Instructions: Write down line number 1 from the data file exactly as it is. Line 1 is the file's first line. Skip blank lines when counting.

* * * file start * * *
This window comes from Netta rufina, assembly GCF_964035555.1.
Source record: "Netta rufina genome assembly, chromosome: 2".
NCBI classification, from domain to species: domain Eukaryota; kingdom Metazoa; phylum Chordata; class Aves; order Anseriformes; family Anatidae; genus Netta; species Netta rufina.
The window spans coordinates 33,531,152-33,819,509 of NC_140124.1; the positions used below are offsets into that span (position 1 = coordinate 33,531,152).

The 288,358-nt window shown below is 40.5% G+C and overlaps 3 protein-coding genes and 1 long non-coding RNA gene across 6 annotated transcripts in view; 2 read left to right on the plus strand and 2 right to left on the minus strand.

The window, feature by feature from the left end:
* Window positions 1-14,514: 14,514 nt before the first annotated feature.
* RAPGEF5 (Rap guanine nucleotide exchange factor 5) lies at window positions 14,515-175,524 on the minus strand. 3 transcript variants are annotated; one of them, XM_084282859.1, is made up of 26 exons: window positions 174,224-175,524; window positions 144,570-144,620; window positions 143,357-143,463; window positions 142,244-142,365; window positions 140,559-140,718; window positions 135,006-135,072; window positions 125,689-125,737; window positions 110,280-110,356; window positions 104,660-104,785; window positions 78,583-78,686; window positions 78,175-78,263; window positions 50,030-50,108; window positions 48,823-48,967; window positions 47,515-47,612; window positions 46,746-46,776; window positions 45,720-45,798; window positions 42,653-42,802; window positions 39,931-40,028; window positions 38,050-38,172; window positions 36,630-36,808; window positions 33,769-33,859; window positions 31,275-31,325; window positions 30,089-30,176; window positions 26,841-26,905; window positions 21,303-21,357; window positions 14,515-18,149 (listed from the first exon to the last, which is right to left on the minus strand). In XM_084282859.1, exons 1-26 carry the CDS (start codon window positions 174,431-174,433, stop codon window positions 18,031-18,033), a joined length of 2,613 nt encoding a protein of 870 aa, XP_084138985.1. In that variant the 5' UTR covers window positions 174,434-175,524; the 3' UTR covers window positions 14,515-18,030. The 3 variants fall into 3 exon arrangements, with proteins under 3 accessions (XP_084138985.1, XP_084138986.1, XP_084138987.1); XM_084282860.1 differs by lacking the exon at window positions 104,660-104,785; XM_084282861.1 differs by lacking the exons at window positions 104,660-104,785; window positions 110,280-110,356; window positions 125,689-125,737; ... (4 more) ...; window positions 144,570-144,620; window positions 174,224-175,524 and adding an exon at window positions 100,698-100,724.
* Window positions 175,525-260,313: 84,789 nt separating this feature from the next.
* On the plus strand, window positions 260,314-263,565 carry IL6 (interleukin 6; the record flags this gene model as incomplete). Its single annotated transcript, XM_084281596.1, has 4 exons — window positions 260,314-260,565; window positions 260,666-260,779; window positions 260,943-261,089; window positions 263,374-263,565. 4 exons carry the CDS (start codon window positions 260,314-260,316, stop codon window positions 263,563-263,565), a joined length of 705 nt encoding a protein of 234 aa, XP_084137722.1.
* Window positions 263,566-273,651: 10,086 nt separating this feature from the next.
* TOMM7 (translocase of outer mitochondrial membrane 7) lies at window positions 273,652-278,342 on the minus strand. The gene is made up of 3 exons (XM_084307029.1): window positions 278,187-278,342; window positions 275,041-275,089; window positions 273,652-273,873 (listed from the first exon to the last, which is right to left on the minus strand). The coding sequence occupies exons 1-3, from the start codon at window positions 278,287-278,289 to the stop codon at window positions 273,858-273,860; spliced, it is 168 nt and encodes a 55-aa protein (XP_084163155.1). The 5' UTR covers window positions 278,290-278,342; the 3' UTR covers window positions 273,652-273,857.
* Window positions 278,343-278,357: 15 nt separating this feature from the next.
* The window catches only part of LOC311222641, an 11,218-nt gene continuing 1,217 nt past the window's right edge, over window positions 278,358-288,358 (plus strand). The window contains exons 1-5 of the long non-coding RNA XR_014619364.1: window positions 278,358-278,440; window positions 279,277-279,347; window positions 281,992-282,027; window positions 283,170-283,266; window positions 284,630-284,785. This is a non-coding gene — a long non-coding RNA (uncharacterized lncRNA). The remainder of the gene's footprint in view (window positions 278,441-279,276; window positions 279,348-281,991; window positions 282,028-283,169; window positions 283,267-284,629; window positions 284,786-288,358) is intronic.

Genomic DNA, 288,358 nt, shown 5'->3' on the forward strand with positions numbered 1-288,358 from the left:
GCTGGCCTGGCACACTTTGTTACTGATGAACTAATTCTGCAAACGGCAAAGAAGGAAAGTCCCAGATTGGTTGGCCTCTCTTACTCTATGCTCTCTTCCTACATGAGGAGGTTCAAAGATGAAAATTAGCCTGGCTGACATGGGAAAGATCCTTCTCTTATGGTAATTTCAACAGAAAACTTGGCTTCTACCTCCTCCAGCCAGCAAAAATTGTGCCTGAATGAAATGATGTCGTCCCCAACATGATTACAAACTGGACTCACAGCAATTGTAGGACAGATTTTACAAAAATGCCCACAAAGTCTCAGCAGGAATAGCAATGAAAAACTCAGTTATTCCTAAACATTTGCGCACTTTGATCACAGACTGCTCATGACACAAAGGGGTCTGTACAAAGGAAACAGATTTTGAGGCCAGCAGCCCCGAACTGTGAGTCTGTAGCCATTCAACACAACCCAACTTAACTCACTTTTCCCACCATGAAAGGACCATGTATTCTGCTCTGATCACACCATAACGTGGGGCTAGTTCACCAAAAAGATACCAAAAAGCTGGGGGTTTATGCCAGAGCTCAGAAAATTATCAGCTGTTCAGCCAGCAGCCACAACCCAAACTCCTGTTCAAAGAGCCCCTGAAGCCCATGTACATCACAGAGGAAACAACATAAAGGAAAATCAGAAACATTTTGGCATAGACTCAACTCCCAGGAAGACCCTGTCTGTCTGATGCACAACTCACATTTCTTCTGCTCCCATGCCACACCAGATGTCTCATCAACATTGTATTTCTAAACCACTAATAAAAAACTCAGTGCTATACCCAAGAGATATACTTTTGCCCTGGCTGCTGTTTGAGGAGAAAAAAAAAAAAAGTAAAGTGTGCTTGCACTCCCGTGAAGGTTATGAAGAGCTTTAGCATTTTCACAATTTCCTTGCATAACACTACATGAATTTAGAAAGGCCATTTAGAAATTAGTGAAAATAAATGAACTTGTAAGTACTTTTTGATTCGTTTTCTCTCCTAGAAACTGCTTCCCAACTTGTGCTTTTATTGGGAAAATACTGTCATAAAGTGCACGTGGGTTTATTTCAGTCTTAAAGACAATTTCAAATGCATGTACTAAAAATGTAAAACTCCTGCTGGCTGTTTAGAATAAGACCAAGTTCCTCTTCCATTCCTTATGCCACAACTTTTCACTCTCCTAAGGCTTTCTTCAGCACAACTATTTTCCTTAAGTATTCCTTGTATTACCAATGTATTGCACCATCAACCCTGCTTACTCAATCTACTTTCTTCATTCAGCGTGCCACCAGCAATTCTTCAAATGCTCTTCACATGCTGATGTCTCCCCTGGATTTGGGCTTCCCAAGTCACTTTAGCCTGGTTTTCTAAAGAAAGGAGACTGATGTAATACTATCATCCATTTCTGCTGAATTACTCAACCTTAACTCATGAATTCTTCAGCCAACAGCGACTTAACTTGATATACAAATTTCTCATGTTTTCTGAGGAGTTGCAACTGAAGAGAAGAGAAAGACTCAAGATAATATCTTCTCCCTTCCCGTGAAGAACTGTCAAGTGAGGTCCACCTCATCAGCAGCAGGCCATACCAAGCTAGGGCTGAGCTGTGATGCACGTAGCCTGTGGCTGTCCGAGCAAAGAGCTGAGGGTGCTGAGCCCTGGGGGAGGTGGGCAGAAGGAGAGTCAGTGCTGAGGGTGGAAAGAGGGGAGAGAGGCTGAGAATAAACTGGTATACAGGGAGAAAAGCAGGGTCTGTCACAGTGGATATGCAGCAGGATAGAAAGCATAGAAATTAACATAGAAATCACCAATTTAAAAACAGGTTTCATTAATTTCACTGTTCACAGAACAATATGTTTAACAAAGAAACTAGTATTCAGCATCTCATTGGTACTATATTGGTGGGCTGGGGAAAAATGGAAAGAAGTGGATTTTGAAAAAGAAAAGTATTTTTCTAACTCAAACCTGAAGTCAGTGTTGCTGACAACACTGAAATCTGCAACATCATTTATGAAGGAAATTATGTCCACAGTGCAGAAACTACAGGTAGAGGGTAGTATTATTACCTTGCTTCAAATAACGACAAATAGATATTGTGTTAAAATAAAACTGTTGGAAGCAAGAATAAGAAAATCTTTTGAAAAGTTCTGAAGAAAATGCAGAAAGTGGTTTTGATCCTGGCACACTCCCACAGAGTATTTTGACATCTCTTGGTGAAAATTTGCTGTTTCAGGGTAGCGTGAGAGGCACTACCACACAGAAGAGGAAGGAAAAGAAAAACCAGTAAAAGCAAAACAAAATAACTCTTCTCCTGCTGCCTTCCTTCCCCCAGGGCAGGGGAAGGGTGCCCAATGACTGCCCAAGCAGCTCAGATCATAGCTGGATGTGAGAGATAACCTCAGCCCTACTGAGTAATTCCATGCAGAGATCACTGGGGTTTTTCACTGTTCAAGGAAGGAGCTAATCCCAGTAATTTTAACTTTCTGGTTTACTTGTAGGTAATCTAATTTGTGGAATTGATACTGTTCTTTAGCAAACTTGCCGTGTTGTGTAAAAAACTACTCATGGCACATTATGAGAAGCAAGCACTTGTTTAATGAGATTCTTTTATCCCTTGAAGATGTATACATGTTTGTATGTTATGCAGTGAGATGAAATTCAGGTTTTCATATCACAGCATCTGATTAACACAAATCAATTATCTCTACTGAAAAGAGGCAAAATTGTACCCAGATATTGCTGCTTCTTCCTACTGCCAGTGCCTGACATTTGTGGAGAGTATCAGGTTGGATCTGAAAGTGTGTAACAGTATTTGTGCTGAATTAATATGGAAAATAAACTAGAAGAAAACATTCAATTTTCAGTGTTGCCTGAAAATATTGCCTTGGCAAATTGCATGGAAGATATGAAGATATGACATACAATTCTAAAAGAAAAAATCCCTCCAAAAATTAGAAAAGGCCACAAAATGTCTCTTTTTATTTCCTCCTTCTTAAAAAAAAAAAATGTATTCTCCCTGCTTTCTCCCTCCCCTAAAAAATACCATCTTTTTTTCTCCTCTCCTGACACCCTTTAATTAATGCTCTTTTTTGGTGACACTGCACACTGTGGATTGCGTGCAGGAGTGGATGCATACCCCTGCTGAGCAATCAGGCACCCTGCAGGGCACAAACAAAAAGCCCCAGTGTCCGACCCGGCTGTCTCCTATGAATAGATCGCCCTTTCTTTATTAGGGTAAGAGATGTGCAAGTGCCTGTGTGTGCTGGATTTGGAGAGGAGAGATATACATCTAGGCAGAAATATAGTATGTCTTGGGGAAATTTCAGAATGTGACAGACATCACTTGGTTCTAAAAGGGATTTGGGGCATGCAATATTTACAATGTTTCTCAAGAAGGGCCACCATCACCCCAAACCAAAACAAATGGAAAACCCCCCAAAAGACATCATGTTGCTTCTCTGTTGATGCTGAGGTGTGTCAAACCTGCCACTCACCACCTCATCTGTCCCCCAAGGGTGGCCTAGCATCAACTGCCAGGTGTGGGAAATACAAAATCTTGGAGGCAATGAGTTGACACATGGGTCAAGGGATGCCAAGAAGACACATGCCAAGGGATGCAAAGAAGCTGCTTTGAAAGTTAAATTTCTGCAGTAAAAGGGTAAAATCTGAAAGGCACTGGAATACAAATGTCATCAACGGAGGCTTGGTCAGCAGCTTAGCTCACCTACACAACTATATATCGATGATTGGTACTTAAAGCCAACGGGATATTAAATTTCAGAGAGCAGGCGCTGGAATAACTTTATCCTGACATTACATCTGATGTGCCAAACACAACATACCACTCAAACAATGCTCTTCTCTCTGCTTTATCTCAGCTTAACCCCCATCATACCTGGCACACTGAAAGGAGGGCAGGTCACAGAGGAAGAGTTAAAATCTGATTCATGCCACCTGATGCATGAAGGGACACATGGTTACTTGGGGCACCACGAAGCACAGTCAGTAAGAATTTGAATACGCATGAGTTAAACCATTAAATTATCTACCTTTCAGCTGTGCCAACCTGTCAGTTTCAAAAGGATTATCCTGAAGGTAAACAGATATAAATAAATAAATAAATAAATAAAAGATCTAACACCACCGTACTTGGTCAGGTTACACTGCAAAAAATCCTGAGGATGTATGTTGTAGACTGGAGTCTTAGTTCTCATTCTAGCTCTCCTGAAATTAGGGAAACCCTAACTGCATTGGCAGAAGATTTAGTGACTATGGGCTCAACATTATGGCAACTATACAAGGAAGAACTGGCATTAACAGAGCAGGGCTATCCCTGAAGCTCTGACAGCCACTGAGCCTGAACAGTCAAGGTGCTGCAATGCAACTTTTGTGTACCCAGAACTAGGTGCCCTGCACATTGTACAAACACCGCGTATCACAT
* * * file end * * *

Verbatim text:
This window comes from Netta rufina, assembly GCF_964035555.1.